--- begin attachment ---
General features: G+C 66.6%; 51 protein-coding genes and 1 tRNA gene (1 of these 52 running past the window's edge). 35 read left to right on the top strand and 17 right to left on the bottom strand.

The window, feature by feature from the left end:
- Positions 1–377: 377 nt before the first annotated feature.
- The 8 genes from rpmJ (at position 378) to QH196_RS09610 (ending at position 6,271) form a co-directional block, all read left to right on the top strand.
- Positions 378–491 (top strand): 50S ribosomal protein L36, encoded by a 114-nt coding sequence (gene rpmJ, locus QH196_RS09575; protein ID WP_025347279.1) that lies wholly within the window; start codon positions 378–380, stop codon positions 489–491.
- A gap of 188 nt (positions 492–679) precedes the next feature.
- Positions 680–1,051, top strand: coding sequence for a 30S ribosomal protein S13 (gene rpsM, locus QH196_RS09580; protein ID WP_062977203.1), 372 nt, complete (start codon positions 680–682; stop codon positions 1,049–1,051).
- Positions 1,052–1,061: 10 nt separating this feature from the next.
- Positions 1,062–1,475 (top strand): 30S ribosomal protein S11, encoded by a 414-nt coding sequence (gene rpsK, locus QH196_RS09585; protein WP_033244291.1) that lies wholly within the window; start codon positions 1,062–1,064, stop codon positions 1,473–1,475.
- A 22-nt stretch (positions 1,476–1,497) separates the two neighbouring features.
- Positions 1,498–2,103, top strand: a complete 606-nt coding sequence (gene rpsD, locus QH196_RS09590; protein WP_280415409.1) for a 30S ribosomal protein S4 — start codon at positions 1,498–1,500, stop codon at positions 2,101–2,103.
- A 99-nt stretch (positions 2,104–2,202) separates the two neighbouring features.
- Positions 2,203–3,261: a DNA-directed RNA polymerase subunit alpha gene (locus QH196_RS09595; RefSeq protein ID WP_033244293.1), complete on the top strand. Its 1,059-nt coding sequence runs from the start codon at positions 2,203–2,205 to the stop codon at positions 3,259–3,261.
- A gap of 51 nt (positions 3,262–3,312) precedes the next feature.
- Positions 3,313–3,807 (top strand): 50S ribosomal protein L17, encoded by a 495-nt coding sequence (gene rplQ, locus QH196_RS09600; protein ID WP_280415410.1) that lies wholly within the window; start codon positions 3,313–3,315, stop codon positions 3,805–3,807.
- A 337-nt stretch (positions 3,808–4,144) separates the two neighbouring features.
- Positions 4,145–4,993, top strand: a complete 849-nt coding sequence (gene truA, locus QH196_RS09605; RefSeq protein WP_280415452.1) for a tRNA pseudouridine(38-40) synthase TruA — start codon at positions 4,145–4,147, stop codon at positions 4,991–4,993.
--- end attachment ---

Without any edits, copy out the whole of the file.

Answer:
General features: G+C 66.6%; 51 protein-coding genes and 1 tRNA gene (1 of these 52 running past the window's edge). 35 read left to right on the top strand and 17 right to left on the bottom strand.

The window, feature by feature from the left end:
- Positions 1–377: 377 nt before the first annotated feature.
- The 8 genes from rpmJ (at position 378) to QH196_RS09610 (ending at position 6,271) form a co-directional block, all read left to right on the top strand.
- Positions 378–491 (top strand): 50S ribosomal protein L36, encoded by a 114-nt coding sequence (gene rpmJ, locus QH196_RS09575; protein ID WP_025347279.1) that lies wholly within the window; start codon positions 378–380, stop codon positions 489–491.
- A gap of 188 nt (positions 492–679) precedes the next feature.
- Positions 680–1,051, top strand: coding sequence for a 30S ribosomal protein S13 (gene rpsM, locus QH196_RS09580; protein ID WP_062977203.1), 372 nt, complete (start codon positions 680–682; stop codon positions 1,049–1,051).
- Positions 1,052–1,061: 10 nt separating this feature from the next.
- Positions 1,062–1,475 (top strand): 30S ribosomal protein S11, encoded by a 414-nt coding sequence (gene rpsK, locus QH196_RS09585; protein WP_033244291.1) that lies wholly within the window; start codon positions 1,062–1,064, stop codon positions 1,473–1,475.
- A 22-nt stretch (positions 1,476–1,497) separates the two neighbouring features.
- Positions 1,498–2,103, top strand: a complete 606-nt coding sequence (gene rpsD, locus QH196_RS09590; protein WP_280415409.1) for a 30S ribosomal protein S4 — start codon at positions 1,498–1,500, stop codon at positions 2,101–2,103.
- A 99-nt stretch (positions 2,104–2,202) separates the two neighbouring features.
- Positions 2,203–3,261: a DNA-directed RNA polymerase subunit alpha gene (locus QH196_RS09595; RefSeq protein ID WP_033244293.1), complete on the top strand. Its 1,059-nt coding sequence runs from the start codon at positions 2,203–2,205 to the stop codon at positions 3,259–3,261.
- A gap of 51 nt (positions 3,262–3,312) precedes the next feature.
- Positions 3,313–3,807 (top strand): 50S ribosomal protein L17, encoded by a 495-nt coding sequence (gene rplQ, locus QH196_RS09600; protein ID WP_280415410.1) that lies wholly within the window; start codon positions 3,313–3,315, stop codon positions 3,805–3,807.
- A 337-nt stretch (positions 3,808–4,144) separates the two neighbouring features.
- Positions 4,145–4,993, top strand: a complete 849-nt coding sequence (gene truA, locus QH196_RS09605; RefSeq protein WP_280415452.1) for a tRNA pseudouridine(38-40) synthase TruA — start codon at positions 4,145–4,147, stop codon at positions 4,991–4,993.